• S16E05 Who Wants to Work Forever

    • February 6, 2014

    With the age at which the state pension becomes payable rising, many of us face a future of working for many years to come. Fiona Foster examines the scale of the pension crisis.

  • S16E06 Can We Trust the Police

    • February 13, 2014

    To what extent has public confidence in the police been dented by a succession of damaging allegations and revelations concerning their behaviour? Fiona Foster investigates.

  • S16E07 Rise of the Working Poor

    • March 6, 2014

    After years of austerity it seems that things may be looking up. The government says there are more people in work than ever, but does this tell the real story of life in the UK?

  • S16E08 After the Floods

    • March 20, 2014

    Tonight investigates the legacy of the wettest winter on record and hears from the communities struggling to get back to normal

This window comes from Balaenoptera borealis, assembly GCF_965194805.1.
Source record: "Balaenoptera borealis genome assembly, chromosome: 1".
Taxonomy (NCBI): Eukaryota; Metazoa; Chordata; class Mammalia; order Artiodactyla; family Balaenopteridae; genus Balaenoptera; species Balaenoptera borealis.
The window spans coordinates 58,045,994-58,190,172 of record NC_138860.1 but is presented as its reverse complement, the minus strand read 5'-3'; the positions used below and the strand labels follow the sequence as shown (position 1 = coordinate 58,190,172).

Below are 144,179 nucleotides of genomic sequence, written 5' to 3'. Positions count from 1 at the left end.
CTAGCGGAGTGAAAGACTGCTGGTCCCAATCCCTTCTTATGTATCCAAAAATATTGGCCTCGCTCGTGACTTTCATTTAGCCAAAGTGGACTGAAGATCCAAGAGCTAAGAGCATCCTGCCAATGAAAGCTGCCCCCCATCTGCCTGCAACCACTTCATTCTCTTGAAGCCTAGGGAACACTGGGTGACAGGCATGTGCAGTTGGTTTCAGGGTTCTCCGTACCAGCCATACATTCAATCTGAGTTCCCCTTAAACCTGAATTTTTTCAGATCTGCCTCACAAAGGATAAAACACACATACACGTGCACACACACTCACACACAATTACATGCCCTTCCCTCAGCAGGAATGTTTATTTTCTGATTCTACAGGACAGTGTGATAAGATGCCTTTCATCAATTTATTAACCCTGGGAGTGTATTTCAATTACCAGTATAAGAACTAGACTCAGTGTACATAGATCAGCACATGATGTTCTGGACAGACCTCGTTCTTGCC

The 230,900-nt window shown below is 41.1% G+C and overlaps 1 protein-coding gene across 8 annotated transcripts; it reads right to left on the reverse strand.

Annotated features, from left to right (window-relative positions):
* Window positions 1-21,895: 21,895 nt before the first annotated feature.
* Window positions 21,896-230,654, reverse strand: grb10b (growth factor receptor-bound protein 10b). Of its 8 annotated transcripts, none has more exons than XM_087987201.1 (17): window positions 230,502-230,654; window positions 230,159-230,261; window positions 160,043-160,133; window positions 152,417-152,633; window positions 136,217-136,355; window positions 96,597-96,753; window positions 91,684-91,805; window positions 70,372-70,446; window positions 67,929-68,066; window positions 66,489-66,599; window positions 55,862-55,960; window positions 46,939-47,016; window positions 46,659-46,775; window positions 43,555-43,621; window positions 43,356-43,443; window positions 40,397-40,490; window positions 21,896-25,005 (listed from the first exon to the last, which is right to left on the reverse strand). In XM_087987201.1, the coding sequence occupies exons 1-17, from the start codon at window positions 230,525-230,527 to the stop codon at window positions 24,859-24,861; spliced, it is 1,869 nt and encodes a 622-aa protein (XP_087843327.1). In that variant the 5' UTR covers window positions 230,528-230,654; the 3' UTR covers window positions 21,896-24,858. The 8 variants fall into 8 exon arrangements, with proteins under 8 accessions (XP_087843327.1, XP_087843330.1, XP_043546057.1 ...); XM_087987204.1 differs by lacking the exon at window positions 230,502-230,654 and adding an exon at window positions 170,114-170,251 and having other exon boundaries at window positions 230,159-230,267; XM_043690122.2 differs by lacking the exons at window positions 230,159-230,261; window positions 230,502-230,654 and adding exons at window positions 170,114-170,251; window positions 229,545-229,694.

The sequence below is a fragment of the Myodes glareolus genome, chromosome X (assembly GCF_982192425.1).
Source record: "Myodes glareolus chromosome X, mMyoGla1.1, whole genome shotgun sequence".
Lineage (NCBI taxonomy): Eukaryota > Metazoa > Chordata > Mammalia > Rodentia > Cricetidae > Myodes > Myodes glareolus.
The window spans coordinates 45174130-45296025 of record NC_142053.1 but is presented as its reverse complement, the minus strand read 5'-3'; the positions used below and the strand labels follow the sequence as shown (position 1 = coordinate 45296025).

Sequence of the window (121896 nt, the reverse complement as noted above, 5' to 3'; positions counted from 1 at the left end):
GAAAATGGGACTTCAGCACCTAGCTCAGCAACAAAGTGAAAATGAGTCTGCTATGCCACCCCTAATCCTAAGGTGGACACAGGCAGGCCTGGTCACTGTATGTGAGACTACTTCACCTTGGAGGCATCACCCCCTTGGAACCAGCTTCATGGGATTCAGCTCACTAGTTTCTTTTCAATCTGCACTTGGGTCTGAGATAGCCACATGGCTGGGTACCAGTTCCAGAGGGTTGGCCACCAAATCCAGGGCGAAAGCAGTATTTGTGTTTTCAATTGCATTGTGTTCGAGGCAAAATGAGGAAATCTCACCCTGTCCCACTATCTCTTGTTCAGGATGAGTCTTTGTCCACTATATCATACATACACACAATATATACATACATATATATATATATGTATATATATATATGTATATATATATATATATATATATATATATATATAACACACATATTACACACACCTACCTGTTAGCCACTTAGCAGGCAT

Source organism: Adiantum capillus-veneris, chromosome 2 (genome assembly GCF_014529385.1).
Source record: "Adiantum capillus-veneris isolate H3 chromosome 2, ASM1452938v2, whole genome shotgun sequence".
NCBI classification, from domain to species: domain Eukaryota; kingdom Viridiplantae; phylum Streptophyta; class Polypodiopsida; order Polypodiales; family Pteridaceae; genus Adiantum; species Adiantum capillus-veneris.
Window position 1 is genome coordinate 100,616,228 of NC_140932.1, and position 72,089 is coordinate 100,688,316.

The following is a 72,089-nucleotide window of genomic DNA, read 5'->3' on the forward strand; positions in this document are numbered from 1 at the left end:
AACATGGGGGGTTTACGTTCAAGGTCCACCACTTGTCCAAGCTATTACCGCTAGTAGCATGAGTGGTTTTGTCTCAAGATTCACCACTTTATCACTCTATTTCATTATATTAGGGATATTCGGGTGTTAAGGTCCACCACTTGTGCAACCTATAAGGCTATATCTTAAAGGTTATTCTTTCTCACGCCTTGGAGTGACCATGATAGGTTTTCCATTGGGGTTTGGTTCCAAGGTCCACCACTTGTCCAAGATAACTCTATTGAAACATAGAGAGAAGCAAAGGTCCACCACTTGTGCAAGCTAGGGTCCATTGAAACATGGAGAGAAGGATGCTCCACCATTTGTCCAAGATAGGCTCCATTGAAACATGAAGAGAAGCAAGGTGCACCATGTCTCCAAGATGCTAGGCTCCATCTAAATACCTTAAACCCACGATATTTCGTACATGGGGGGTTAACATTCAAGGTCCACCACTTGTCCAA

• S16E09 Truth About Immigration

    • March 27, 2014

    More than 1.8 million immigrants have arrived in Britain since 2004 - a rate of 48 every hour. Julie Etchingham hears from both sides of the debate - are they a drain or an asset?

  • S16E10 Looking After Mum and Dad

    • April 3, 2014

    Julie Etchingham reports on the cost of care in old age, how families are increasingly looking after relatives themselves and the legislation which aims to tackle the crisis.

  • S16E11 School's Out

    • April 10, 2014

    Fiona Foster investigates the growing problem of parents taking their children out of school during term time to take advantage of cheaper holiday prices, despite the threat of fines. Recent rule changes by the Department of Education mean parents face fines, court action and even a possible jail sentence. Travel companies put up their prices during school holidays by on average 25 to 30 per cent, sometimes more. Many parents are opting to pay the fine to go on a more affordable holiday - but is the money saved worth the potential cost to their child's education?

  • S16E12 Britain's Young Drinkers

    • April 17, 2014

    The nation's binge-drinking culture comes under the spotlight as Jonathan Maitland invites several young people to have their alcohol consumption monitored over the course of a typical night out. They then undergo a series of medical checks to determine the impact on their health - with alarming results.

  • S16E13 Man Versus Machines

  • S16E14 What Next for the NHS

  • S16E15 Living with Dementia

  • S16E16 How Bad is Your Driving

  • S16E17 The Rise of Discount Supermarkets